Science has found that monkeys will pay to watch monkey porn, as we mentioned in another article. But upon reading about those experiments (which involved filming monkey porn, training monkeys to watch it and then working out a complex system of compensation), some of you immediately had a rather important question: "What scientist was even wondering about that in the first place?"
This is when you realize that a huge amount of the scientific research done in the world seems to be based entirely on shits and giggles. For instance, there have been studies on ...
6"Will a Male Turkey Fuck a Severed Head on a Stick?"
Back in the '60s, poultry specialists observed that male turkeys seemed to only be attracted to the faces of females. (When have you ever seen a turkey stare at another turkey's ass? Never.) So clearly it was time to find out just how far into Crazytown they could take the idea. "Oh, you like faces, Mr. Turkey? Well let's see you mate with this!"
Via Carbaugh, B., Schein, M., & Hale, E. (1962). Animal Behavior
"Well, I'm not really in the mood for mating, but I could use a little head."
Yes, that would be a real, severed female turkey head. On a stick.
In 1965, Pennsylvania State University researchers Martin Schein and Edgar Hale started the experiment reasonably enough by presenting male turkeys with a model of a female turkey. The living turkeys got their sex on, because they're just turkeys, and at the sight of a turkey-shaped object they were like "Close enough for my feathered boner!" The researchers then severed the feet, tail and wings from the model, and the oblivious turkeys kept on doing their thing.
Is anyone else imagining a deep Barry White voice making turkey sounds? "Blblblblblblblb!"
The researchers kept removing sections of the turkey until all they were left with was the head of the model. That didn't discourage the males one bit -- just the fake head was enough. That was all probably good data, and helpful to farmers and such who are looking for the best way to breed turkeys. And then the scientists were like "Well, we've come this far. Let's go put a real turkey head on a stick and see if we can get a male turkey to fuck it."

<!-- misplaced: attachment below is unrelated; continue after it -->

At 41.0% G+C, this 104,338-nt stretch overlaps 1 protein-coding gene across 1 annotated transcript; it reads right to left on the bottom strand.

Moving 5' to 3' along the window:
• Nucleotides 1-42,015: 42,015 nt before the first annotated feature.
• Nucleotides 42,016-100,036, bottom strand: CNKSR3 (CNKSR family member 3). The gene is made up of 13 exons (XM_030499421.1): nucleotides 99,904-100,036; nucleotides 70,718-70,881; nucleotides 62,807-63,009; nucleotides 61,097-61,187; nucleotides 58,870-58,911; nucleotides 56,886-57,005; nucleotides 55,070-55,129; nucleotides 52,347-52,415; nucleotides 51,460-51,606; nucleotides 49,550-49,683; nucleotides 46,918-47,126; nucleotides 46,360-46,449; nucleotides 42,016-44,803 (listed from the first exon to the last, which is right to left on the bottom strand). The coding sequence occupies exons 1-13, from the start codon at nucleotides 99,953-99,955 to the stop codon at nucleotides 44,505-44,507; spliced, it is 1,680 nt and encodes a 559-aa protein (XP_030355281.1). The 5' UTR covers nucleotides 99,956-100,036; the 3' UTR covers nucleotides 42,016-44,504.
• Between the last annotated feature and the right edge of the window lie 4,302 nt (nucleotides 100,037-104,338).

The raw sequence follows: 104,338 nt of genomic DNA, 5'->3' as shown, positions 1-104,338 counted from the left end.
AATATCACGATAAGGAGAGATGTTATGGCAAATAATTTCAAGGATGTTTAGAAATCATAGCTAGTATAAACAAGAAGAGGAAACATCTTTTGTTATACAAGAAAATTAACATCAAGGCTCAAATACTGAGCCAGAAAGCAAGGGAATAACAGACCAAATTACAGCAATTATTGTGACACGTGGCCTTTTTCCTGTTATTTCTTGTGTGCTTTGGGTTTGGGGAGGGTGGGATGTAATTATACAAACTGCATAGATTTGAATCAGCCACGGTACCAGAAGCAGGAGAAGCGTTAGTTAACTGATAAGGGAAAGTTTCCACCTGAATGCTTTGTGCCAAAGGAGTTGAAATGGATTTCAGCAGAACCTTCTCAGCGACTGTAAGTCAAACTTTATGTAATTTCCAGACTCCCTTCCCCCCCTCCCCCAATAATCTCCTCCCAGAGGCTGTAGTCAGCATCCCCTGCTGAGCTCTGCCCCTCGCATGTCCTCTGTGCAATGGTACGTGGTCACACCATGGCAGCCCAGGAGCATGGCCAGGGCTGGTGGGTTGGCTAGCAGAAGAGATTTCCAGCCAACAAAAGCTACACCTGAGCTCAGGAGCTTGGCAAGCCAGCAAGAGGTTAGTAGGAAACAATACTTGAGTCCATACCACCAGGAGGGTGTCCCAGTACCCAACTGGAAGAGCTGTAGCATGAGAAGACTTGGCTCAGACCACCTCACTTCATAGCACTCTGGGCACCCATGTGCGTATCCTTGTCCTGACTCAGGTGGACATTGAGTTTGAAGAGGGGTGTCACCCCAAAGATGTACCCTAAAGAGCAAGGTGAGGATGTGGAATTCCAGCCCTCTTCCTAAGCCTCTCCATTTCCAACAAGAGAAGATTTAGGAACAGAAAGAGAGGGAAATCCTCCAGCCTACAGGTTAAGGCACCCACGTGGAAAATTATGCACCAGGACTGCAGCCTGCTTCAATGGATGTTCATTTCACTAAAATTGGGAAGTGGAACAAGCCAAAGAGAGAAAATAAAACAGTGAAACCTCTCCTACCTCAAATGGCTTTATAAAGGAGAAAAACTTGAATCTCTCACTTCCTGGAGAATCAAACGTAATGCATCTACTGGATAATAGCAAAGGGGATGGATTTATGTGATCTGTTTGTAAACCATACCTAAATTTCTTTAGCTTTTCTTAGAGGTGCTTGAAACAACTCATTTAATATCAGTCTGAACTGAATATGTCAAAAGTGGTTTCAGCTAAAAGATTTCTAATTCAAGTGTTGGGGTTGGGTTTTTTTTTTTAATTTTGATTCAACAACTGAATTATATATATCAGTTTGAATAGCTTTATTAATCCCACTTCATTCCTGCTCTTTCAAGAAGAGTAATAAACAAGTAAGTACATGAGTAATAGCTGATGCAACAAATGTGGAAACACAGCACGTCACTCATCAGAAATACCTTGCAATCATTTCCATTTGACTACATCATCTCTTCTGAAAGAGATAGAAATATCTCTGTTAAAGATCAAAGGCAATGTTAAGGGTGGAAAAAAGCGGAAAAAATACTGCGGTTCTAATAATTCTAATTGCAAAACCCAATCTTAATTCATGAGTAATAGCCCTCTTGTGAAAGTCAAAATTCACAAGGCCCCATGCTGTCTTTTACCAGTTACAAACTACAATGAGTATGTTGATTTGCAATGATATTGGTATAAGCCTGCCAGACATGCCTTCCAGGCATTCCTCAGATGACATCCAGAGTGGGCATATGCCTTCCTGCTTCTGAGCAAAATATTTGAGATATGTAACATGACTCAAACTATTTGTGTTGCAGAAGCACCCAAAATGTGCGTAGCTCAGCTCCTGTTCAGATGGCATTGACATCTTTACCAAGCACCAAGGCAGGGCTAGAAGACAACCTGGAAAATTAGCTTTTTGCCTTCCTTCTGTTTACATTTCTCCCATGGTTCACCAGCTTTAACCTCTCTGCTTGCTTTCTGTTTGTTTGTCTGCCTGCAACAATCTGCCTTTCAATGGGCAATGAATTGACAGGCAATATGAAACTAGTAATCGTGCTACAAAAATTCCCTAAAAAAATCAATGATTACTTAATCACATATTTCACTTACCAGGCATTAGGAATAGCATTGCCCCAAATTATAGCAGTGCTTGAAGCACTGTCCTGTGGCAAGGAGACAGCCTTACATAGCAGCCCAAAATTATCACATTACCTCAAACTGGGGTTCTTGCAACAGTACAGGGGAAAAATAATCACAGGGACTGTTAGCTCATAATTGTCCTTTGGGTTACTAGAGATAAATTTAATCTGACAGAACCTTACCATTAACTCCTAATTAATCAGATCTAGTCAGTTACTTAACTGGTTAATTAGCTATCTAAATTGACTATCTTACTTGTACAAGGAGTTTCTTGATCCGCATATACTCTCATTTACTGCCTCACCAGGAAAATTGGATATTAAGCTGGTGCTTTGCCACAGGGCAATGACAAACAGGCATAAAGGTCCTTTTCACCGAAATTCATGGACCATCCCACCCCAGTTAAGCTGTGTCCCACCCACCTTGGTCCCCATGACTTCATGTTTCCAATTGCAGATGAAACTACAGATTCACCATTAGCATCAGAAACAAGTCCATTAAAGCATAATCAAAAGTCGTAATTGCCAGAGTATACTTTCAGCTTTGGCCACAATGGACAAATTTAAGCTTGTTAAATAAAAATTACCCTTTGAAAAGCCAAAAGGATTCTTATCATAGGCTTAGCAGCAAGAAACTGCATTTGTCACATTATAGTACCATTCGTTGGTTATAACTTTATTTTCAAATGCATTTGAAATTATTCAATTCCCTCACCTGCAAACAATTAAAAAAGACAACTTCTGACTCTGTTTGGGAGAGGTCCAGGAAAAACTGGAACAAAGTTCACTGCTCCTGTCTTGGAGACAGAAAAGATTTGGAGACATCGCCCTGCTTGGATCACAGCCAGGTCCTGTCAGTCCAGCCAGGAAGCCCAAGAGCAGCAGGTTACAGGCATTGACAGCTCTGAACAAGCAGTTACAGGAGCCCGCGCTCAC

They did, and then they watched as the males frantically humped the severed heads of their lovers. All while at least one scientist in the room tried desperately to hide his erection.
"Fifty bucks says he fucks this, too."
5"Can You Make a Tortoise Yawn by Yawning in Front of It?"
Try something for us: yawn. Now watch how every friend or stranger nearby will also yawn. This baffling phenomenon isn't unique to humans (go try it on your dog), and scientists have long wondered why it happens. And at some point, scientists looked at a tortoise and said, "We must find out if it yawns when other tortoises do, for the good of mankind."
The problem was that they first needed to train a tortoise to yawn on command so they could see if the others around it followed suit. So Dr. Anna Wilkinson from the University of Lincoln in the U.K. spent six months teaching a red-footed tortoise to yawn, and at no point in that span did any of her friends stage some kind of an intervention.
She later taught a fish to swim and a giraffe to eat leaves.
We know you're wondering how in the possible hell she was able to teach the tortoise to do anything, but the process is basic behavioral conditioning. If you're looking to do this yourself, like say you just lost your job or whatever, just place a red piece of cardboard in front of your tortoise and continuously watch him or her. Every time your tortoise opens its mouth or does something resembling a yawn, feed it a piece of lettuce. Over the months and months you've spent staring at your tortoise, in dead silence, waiting for him to yawn as the clock behind you quietly ticks away the seconds of your life, the tortoise will eventually learn to yawn in response to the cardboard, without the lettuce. You have won.
And at the end of it, they put their yawning reptile in with the others and not a goddamned thing happened. It turns out that no, tortoises don't yawn just because another tortoise is doing it.
The field of Tortoise Psychology was rocked to its very core.
The study suggests that contagious yawning isn't the result of a pre-wired neural ("fixed action") pattern that fires whenever higher animals see other members of their group yawn, but rather requires a social cognition that lower-order creatures (like tortoises) lack. If true, it could provide a small but compelling new insight into the way we understand animal (including human) cognition.
Wilkinson also notes that any new understanding about reptile social behavior makes it easier to conserve endangered species. But you'd have to back up this claim with some solid evidence, most likely the kind that involves putting funny hats on animals while you shove them in neural imaging machines.
"Shhh. I'm doing cancer research."